The pink ribbon’s reoccurring appearance on cars, T-shirts and mugs seems almost normal to us. But for 3,845 women in South Carolina, that pink ribbon is anything but normal.
This year alone, 3,845 women in our state will be diagnosed with breast cancer, according to Susan G. Komen South Carolina. Out of every eight women in the U.S., one will be diagnosed with breast cancer.
And, the number of people affected by a breast cancer diagnosis far exceeds that. Fathers, mothers, brothers, sisters, friends, co-workers, neighbors — all feel the impact.
A DAUGHTER’S STORY
“To me, the most important person in my life is gone,” Melissa Morrell says. When her 62-year-old mother, Sammie, was diagnosed with stage IV breast cancer, Morrell’s world changed forever.
“When they hear my name it’s usually real estate agent and breast cancer. That’s how people know me in this town,” she says. “I wish the second part never had to be, but our family has tried to make lemonade out of lemons.”
Sammie lived in Charleston and Morrell felt hopeless being here, unable to sit with her mother through appointments and chemotherapy.
“I needed to do something,” she says. “So I reached out to Susan G. Komen and got involved with — and it was literally 10-plus years ago — Race for the Cure, and it evolved from there.”
Despite losing her mother five years ago to breast cancer, Morrell continues supporting efforts to fund cancer research. Part of Morrell’s mission to raise awareness of the many forms that breast cancer takes.
No two breast cancer stories are alike.
Sammie’s six-year battle began with a popped hip, which lead to a visit with an orthopedic surgeon, then a visit to an oncologist, where she learned she had a slow-growth tumor in her breast.
“It had already spread from literally the tip of her head, in her skull, all the way down to her pelvis,” Morrell says.
In women, breast cancer spreads to the bones more than any other part of the body, Morrell says. Bone cancer is a very painful, debilitating disease.
“That was really hard for us to hear that it was already so aggressive, and that’s why it’s so important to get checked more often,” she says.
Morrell urges women to take care of themselves and know their bodies. “Because if you’re not healthy, your world changes — everything changes.”
A SURVIVOR’S STORY
Deb Osborne nearly waited too late. “I was a complete idiot,” she says. “I found my lump in April and didn’t do anything about it until September.”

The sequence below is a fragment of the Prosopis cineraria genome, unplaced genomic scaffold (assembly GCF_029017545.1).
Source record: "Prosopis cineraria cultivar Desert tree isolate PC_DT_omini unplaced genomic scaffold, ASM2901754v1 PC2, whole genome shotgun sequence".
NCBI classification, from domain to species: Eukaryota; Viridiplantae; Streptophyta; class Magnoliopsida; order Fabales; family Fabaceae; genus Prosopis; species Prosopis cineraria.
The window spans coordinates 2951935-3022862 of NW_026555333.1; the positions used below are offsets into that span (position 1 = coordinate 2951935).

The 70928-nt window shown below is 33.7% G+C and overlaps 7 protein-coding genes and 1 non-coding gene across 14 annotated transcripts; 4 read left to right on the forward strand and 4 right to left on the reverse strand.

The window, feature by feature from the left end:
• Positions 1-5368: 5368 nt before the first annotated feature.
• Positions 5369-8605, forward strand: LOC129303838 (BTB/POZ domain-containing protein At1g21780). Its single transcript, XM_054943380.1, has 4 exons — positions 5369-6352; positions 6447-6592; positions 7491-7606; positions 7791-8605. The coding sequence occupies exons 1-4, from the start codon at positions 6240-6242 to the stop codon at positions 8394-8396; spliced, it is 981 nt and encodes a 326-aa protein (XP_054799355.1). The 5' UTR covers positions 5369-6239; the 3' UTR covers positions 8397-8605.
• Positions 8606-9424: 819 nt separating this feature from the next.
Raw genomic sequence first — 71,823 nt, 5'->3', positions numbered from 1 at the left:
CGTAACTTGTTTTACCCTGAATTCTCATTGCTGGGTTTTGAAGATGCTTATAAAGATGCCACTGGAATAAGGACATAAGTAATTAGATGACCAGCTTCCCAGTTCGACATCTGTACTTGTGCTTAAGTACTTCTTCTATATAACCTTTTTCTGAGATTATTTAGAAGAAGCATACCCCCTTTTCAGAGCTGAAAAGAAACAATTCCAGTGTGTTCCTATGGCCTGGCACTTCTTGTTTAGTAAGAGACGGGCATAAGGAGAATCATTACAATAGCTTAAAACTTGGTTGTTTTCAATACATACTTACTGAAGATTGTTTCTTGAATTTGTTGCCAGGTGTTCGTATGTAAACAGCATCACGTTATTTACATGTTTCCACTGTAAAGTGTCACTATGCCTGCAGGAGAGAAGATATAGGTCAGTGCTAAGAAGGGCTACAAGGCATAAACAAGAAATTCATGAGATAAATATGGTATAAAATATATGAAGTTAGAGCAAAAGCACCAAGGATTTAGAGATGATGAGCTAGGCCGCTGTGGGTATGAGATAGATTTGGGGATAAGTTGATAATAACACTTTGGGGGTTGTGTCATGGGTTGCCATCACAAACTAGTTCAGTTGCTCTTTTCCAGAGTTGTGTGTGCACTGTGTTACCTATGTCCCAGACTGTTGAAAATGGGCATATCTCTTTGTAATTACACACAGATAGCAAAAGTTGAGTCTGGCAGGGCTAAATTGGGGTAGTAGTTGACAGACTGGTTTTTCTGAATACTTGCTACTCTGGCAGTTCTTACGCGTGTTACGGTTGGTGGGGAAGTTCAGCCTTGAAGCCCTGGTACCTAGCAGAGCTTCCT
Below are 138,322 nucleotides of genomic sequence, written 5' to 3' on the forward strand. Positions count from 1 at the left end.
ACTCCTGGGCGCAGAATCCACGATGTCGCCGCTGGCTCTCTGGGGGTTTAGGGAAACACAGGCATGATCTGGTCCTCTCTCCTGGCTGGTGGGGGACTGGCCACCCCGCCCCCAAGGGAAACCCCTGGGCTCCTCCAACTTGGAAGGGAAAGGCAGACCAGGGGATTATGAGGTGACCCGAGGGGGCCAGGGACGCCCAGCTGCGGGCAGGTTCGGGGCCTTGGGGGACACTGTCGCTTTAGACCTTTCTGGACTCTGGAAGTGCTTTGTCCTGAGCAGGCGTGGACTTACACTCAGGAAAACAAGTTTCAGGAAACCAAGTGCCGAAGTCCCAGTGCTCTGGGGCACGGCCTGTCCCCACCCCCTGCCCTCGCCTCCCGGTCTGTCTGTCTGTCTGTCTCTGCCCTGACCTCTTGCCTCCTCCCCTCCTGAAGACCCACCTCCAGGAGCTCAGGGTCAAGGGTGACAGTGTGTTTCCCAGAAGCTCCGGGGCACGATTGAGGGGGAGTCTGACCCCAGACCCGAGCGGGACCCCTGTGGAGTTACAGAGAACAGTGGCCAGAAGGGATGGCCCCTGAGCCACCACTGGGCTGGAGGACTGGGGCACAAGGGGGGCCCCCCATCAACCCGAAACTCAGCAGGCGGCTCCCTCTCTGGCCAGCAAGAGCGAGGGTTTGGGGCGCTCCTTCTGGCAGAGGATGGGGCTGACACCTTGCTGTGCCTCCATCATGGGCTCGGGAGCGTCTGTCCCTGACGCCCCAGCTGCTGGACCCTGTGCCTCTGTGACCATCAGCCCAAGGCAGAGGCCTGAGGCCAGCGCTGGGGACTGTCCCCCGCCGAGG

She sought safety in the fact that she had no family history of breast cancer. “I would never have thought,” she says. “I’m the first breast cancer person in my family, and I was 50 years old when it happened.”
After learning that she was between stages III and IV and the cancer was in her lymph nodes, Osborne couldn’t believe it. She underwent chemotherapy, radiation, lumpectomy, numerous infections and a double mastectomy.
“It was two years of hell,” she says.
Komen was the first place Osborne contacted after her diagnosis. She even decided to work with the organization after retiring from her 34-year teaching career. Five years later, she’s getting ready to retire from her role as fund development manager.
“It’s something I’m so passionate about because I don’t want anyone to experience what I experienced or any other woman that has gone through breast cancer,” she says.
Osborne has witnessed too many lives taken by cancer — young and old. “I’ve had like five or six kids from J. L. Mann where I taught for 28 years pass away from this disease, and they were just starting out.”
Saying her favorite quote is “living is giving,” Osborne strives to use her experiences to help others. “I wanted to live that and be that, and I think I’ve done pretty good.”
In South Carolina…
- 3,845 women will be diagnosed with breast cancer this year.
- 678 people will die from breast cancer this year.
- Breast cancer is the leading cause of death in young women 15-54.
- Most people with breast cancer have no family history of the disease.
source: Susan G. Komen
Ask an expert
Dr. Stephen Dyar is an oncologist specializing in breast cancer at St. Francis Cancer Center. He addresses some common misconceptions and risk factors for breast cancer.
- Myth: You must have a family history to get breast cancer.
- Truth: “The majority of breast cancers that we see are sporadic, which means that they don’t necessarily come from a family member.”
- Myth: Only women who are post-menopausal or older can get breast cancer.
- Truth: Dr. Dyar says that while he has patients who fit that category, younger women can also get it. “I have a big population of women who are in their 30s and 40s as well.”
- Myth: Cancer hurts.
- Truth: “But most of the time with breast cancer, we don’t necessarily feel any pain. In fact, a lot of the ones we diagnose don’t have any symptoms at all.”
Common risk factors
- family history (first-degree relatives).
- previous abnormal mammograms or biopsies.
- hormone exposure (any extended period of estrogen exposure).
Dr. Dyar recommends getting routine mammograms. “Ultimately, mammograms still save lives and they still prevent people from needing more advanced treatments like chemotherapy and radiation therapy in a lot of cases.”
The Bon Secours Saint Francis Mobile Mammography Program
- began in Dec. 2012.
- contains a state-of-the-art digital mammography system.
- travels to locations in Greenville, Anderson, Oconee and Pickens counties.
- serves females 40 and older who are due for their annual screening mammogram, and females who are 35-40 needing a baseline mammogram.
- reaches underserved populations.
- serves area businesses, organizations, and primary care practices.
- has driven 45,919 miles, served over 18,000 women, and detected 61 breast cancers
A new Bon Secours Saint Francis mobile mammography coach is being built and will be equipped with new 3D mammography equipment. The coach should be completed by spring/summer of 2020.